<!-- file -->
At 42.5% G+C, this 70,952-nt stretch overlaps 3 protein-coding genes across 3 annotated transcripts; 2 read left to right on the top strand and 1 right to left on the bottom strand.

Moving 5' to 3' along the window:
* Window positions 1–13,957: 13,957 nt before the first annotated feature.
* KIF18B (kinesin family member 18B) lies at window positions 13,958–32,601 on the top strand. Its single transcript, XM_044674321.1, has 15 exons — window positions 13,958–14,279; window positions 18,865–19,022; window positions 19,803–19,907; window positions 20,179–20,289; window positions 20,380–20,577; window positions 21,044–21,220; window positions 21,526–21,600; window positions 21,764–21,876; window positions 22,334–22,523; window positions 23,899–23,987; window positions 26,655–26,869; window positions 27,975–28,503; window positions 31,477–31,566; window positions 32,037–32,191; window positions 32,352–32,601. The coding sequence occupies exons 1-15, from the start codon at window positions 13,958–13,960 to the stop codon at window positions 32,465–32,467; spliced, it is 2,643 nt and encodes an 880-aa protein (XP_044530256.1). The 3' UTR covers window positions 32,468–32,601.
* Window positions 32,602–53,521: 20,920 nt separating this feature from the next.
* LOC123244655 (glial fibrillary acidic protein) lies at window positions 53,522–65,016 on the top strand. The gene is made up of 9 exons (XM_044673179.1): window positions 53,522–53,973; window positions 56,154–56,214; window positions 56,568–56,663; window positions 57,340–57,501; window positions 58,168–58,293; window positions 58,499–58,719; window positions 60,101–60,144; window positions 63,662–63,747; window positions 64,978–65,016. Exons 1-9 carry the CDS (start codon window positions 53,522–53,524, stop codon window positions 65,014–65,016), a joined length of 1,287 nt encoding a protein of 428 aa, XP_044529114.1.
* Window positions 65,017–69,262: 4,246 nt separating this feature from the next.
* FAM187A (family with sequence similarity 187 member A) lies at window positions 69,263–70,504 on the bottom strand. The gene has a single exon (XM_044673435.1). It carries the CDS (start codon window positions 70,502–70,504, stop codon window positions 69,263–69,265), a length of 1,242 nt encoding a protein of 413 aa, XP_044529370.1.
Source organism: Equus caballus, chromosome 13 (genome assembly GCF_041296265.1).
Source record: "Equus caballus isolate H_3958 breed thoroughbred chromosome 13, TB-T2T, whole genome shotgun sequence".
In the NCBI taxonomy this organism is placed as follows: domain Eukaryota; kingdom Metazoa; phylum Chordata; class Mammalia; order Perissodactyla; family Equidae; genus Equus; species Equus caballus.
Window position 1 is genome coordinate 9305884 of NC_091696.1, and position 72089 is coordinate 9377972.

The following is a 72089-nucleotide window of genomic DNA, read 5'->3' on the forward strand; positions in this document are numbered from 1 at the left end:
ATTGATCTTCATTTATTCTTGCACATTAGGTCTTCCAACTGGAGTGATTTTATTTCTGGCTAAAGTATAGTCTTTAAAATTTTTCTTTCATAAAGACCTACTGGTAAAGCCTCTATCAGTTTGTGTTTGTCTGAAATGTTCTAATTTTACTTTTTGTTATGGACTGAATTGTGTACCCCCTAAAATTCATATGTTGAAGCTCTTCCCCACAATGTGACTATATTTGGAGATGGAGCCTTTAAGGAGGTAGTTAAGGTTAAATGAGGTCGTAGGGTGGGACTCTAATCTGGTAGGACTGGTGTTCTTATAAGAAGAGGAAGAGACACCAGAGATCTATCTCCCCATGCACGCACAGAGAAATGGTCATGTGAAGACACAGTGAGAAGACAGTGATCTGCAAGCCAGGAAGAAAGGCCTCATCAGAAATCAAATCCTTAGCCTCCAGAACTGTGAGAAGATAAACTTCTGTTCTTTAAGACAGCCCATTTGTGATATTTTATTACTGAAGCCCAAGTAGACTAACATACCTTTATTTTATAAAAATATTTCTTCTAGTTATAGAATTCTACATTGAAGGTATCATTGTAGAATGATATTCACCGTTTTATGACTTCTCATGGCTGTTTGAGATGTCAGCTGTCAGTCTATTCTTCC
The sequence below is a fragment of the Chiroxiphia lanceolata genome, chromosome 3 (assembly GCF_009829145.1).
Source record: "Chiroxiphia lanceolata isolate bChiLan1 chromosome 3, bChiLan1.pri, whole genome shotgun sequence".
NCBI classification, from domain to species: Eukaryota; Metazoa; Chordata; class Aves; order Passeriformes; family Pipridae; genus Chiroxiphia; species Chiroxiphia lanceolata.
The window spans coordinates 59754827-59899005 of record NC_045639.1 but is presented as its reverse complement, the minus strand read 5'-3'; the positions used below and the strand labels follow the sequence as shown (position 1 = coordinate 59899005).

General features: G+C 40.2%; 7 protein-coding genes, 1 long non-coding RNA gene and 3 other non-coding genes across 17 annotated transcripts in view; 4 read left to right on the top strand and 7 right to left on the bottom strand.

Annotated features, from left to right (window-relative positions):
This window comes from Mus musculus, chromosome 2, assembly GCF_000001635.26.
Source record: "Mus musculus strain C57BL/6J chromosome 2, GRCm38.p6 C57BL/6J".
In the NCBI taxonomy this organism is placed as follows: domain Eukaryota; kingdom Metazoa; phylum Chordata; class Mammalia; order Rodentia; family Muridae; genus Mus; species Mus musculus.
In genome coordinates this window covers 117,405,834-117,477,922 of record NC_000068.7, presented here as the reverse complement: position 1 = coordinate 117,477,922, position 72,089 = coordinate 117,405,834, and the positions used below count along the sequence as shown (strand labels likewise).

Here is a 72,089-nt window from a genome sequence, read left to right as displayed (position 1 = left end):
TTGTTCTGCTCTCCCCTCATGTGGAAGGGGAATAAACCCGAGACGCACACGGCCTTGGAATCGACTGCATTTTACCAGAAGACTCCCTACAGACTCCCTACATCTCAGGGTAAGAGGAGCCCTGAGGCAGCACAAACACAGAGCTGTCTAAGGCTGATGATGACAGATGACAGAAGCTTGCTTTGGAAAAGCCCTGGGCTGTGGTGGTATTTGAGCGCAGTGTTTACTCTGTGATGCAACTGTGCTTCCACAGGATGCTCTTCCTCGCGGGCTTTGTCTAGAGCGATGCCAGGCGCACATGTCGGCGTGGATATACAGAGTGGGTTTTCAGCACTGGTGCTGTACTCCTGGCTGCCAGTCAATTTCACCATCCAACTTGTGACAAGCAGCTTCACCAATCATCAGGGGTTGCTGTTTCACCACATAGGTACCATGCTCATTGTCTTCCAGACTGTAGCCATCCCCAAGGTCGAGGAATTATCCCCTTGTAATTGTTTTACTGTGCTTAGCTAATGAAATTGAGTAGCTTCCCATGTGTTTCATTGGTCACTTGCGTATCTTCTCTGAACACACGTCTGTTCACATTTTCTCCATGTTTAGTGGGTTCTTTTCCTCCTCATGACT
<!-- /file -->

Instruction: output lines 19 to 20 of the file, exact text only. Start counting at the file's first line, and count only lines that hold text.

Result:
General features: G+C 40.2%; 7 protein-coding genes, 1 long non-coding RNA gene and 3 other non-coding genes across 17 annotated transcripts in view; 4 read left to right on the top strand and 7 right to left on the bottom strand.

Annotated features, from left to right (window-relative positions):